Back in high school, I ran cross country. I never considered myself a fast runner, but I did ok. I usually ran the mile between 5:30 and 6:30 depending on the time of year or where we were in the cross country and track seasons. At the end of the cross country season during my senior year, coach brought us all out to the track for a timed mile. It was mostly to encourage us to do track in the Spring and get an assessment of how well we might do. I was planning to pole vault so I wasn’t too concerned. That said, I knew I was getting faster and hoped I might be able to break five minutes for the first time in a mile. I paced with a guy who was faster than me and aiming for 4:45. As we finished lap two, I realized we were going too slow and I sped up. I managed to maintain that speed and finished at 4:59.
Since then, I hadn’t run a timed mile. I knew I’d gotten slower (from several years of minimal running) but starting a few months ago, I was starting to build up my speed again. In September, I decided to see if I could break my PR (personal record). I went out to the track to see where I was and determine if a sub-five was even possible. I decided if I could run under a six-minute mile, then I could train and might be able to do it again. If it was over six minutes, I would keep training for distance and not worry about sprinting four laps around the track. That mile time came in at 5:35.
Over the next few months, I continued to do one track workout each week, along with my regular running. Once a month I would time my mile again to see how I was doing. I even convinced other people to join me for these workouts. Well, May was the month, but it was pretty rocky. I started the clock and everyone took off running. Unfortunately, I didn’t think I had hit the button, so I went back to check. The clock was running and four precious seconds had ticked away. I turned around and took off, probably too fast. Each lap, I watched the time and made sure to subtract the four seconds between the clock start and my start. After two laps, I was still on pace, but lap three was a bit slow. The final lap ended with 100m into a strong head wind. I was gasping for air and making enough noise that the other people on the track gave me strange looks. I passed the finish line and the clock read 5:01. I was sure that was a PR, but was unable to think well enough to do the math to figure out what my time actually was.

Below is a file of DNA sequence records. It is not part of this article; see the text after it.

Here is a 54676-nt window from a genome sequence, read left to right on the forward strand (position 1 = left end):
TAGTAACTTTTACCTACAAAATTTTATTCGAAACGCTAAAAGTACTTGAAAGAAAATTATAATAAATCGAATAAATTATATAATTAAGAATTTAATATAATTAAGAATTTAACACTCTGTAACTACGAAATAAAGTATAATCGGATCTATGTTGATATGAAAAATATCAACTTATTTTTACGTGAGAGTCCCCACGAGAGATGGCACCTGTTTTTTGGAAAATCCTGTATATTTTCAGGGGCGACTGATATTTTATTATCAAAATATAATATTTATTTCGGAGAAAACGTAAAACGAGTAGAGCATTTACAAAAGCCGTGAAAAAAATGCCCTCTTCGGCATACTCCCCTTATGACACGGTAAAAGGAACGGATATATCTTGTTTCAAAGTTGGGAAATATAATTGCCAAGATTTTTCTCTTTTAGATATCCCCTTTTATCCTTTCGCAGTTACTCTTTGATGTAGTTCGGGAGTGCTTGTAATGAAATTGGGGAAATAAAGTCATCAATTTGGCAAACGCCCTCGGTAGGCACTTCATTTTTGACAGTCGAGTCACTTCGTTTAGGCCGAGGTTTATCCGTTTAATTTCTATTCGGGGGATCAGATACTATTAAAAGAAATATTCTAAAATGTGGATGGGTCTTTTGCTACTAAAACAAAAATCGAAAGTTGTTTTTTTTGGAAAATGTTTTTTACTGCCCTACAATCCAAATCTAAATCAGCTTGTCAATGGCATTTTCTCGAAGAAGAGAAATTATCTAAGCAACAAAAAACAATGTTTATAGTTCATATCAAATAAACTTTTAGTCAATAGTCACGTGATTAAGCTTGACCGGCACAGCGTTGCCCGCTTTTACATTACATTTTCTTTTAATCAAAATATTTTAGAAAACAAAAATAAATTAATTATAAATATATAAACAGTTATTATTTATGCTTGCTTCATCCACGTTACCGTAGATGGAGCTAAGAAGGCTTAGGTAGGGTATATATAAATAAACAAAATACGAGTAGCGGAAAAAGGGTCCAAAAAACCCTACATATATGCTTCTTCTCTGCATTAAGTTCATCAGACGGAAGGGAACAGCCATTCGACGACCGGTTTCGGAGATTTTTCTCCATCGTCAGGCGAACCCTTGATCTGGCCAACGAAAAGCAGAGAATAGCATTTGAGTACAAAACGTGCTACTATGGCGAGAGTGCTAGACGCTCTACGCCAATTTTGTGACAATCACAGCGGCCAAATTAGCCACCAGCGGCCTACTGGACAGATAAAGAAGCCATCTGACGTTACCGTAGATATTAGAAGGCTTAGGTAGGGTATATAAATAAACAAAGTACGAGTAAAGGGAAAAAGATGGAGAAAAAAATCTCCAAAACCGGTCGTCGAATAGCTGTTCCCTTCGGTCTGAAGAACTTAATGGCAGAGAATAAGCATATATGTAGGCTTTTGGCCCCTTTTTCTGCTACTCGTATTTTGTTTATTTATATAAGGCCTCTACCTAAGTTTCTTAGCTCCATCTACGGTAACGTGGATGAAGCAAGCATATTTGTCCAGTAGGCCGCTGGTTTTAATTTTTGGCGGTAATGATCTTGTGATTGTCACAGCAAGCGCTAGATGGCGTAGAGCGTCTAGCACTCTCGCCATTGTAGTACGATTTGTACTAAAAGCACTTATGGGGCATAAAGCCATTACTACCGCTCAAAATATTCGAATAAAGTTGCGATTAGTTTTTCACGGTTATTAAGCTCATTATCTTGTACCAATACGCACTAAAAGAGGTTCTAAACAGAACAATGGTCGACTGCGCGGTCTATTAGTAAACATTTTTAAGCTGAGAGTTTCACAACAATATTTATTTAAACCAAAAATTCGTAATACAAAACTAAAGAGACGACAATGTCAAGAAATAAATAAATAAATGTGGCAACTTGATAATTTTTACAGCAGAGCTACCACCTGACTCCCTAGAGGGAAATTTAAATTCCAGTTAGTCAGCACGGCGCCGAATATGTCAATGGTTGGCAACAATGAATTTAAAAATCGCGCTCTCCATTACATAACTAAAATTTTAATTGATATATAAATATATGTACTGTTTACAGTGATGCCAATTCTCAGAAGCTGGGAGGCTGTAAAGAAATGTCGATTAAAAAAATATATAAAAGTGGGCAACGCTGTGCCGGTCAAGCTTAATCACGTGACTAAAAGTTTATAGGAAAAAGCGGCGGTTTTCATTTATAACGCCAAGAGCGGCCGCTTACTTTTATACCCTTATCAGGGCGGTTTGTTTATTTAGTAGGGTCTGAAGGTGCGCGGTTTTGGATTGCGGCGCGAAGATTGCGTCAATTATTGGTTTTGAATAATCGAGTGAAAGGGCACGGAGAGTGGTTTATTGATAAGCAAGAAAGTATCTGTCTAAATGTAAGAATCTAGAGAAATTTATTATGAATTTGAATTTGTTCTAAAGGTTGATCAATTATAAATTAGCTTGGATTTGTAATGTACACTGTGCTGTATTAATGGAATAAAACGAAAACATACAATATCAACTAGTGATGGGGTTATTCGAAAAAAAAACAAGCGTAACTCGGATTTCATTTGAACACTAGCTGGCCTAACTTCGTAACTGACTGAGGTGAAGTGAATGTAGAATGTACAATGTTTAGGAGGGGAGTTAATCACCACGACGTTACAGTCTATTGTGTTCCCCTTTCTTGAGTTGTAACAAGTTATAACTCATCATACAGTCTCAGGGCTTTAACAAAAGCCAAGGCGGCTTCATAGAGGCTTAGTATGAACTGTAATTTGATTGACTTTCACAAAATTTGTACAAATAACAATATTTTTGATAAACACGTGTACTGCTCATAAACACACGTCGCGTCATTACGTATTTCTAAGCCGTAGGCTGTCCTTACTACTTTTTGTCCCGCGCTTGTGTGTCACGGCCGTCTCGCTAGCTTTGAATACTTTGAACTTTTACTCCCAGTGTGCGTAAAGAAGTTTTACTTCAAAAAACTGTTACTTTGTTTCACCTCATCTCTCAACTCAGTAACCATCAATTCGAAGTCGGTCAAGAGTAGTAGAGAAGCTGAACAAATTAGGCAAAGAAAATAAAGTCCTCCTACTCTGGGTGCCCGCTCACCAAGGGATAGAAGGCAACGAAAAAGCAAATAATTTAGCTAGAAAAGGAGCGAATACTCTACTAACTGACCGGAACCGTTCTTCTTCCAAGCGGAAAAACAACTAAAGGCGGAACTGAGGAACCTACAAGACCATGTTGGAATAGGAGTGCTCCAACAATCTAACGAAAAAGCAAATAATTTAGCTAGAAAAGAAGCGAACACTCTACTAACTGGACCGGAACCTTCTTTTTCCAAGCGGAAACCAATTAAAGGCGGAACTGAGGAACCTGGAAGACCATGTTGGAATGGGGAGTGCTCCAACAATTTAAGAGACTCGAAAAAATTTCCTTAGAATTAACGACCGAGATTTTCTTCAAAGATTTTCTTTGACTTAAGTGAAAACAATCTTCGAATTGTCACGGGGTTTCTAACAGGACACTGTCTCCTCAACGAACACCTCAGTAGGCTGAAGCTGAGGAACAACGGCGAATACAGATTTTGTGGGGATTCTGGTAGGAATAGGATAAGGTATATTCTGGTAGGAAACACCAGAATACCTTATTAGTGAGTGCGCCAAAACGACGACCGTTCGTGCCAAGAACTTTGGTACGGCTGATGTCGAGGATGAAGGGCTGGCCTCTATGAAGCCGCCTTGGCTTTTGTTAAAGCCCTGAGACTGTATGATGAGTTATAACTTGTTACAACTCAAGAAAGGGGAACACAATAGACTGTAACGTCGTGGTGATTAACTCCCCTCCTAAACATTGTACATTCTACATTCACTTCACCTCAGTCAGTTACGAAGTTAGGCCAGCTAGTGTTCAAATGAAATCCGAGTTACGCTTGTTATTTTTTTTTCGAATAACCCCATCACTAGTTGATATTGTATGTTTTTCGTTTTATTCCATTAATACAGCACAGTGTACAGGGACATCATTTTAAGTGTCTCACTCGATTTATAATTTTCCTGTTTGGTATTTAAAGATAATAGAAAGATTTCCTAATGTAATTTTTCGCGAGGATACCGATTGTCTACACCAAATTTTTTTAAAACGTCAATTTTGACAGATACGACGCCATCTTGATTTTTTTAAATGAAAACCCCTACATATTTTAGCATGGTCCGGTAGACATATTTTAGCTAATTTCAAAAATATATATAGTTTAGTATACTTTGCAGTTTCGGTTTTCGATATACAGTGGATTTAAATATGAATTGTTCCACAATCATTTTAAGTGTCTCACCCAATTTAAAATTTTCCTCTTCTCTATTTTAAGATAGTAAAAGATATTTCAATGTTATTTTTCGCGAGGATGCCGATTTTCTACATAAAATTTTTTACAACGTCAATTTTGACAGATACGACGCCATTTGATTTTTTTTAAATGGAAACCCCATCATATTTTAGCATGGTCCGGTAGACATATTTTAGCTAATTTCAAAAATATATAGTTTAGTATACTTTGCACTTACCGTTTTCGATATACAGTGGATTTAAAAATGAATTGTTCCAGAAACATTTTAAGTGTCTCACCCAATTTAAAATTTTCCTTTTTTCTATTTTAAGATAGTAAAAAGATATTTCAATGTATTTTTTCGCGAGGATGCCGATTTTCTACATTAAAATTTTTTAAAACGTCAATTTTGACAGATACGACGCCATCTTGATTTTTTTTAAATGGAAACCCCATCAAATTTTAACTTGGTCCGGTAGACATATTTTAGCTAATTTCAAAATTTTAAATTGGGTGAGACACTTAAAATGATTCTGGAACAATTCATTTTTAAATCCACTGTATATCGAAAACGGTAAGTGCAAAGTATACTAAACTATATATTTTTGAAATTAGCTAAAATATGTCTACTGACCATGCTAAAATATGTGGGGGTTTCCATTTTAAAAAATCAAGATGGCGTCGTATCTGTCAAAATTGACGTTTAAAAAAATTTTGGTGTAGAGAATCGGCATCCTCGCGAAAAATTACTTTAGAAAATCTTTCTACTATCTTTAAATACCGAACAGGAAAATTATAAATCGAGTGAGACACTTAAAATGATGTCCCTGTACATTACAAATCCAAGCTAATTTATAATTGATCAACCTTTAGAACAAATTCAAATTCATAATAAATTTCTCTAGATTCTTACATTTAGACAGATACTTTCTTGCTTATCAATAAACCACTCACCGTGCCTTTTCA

As we approach June, I’m hoping to do another timed mile. This one without the headwind and hopefully without the clock problems. Maybe with a little more training, I can even beat 4:57.